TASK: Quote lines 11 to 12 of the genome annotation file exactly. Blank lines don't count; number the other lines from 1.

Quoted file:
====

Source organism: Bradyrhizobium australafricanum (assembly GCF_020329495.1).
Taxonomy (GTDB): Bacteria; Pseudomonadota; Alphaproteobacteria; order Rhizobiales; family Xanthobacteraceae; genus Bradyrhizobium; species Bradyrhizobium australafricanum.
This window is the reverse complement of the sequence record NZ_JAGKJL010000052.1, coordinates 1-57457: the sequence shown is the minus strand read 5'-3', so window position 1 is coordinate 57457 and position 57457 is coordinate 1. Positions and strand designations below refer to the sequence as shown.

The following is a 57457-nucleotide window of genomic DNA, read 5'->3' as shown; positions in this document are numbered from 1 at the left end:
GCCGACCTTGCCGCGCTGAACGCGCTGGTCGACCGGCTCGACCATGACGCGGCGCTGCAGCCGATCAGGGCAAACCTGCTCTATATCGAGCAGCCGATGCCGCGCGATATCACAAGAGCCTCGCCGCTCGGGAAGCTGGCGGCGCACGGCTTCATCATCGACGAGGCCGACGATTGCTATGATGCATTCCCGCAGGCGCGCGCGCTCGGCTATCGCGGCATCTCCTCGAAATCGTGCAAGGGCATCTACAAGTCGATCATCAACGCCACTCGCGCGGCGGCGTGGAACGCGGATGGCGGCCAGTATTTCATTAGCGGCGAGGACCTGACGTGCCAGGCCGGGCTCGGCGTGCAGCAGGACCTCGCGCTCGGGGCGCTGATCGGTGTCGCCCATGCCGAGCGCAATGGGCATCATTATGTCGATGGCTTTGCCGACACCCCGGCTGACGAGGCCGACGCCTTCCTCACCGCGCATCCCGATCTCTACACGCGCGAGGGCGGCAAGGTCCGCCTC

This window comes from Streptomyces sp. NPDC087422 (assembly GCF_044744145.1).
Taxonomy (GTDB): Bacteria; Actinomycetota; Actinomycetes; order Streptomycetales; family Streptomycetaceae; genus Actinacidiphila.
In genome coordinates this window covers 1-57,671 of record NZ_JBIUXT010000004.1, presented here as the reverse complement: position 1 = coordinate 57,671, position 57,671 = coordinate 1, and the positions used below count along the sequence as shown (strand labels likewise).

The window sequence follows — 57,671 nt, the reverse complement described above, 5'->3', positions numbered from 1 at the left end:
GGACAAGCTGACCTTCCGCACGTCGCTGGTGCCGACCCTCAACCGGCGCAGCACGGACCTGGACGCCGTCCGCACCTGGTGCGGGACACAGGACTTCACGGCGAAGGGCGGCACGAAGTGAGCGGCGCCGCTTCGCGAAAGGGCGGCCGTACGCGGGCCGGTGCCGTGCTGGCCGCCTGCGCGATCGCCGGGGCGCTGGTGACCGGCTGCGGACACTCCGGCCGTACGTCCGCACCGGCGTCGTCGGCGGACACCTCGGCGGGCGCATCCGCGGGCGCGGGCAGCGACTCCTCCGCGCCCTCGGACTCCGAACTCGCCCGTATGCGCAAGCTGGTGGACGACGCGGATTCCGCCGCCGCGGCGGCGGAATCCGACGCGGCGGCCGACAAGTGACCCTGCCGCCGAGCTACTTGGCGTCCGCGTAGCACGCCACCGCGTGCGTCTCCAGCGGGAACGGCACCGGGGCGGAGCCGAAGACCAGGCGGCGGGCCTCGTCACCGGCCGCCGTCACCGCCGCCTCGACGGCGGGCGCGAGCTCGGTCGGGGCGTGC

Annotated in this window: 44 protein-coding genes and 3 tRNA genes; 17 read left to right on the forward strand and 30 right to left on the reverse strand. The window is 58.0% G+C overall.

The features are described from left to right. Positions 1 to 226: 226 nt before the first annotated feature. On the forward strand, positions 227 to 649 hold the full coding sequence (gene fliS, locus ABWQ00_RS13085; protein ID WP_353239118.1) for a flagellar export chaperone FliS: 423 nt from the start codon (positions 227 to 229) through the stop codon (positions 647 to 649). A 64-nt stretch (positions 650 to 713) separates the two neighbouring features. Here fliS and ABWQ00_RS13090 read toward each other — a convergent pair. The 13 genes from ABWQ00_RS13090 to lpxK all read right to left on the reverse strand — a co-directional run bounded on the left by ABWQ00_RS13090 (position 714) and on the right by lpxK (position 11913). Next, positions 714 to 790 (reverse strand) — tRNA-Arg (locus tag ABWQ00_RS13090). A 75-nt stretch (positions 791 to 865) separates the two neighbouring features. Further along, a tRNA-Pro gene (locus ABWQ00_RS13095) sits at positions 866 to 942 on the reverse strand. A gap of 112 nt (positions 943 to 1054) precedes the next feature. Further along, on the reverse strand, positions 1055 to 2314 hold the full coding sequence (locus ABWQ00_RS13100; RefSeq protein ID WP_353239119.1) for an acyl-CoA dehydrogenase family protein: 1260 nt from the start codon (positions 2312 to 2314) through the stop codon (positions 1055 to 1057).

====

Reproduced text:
Annotated in this window: 44 protein-coding genes and 3 tRNA genes; 17 read left to right on the forward strand and 30 right to left on the reverse strand. The window is 58.0% G+C overall.

The features are described from left to right. Positions 1 to 226: 226 nt before the first annotated feature. On the forward strand, positions 227 to 649 hold the full coding sequence (gene fliS, locus ABWQ00_RS13085; protein ID WP_353239118.1) for a flagellar export chaperone FliS: 423 nt from the start codon (positions 227 to 229) through the stop codon (positions 647 to 649). A 64-nt stretch (positions 650 to 713) separates the two neighbouring features. Here fliS and ABWQ00_RS13090 read toward each other — a convergent pair. The 13 genes from ABWQ00_RS13090 to lpxK all read right to left on the reverse strand — a co-directional run bounded on the left by ABWQ00_RS13090 (position 714) and on the right by lpxK (position 11913). Next, positions 714 to 790 (reverse strand) — tRNA-Arg (locus tag ABWQ00_RS13090). A 75-nt stretch (positions 791 to 865) separates the two neighbouring features. Further along, a tRNA-Pro gene (locus ABWQ00_RS13095) sits at positions 866 to 942 on the reverse strand. A gap of 112 nt (positions 943 to 1054) precedes the next feature. Further along, on the reverse strand, positions 1055 to 2314 hold the full coding sequence (locus ABWQ00_RS13100; RefSeq protein ID WP_353239119.1) for an acyl-CoA dehydrogenase family protein: 1260 nt from the start codon (positions 2312 to 2314) through the stop codon (positions 1055 to 1057).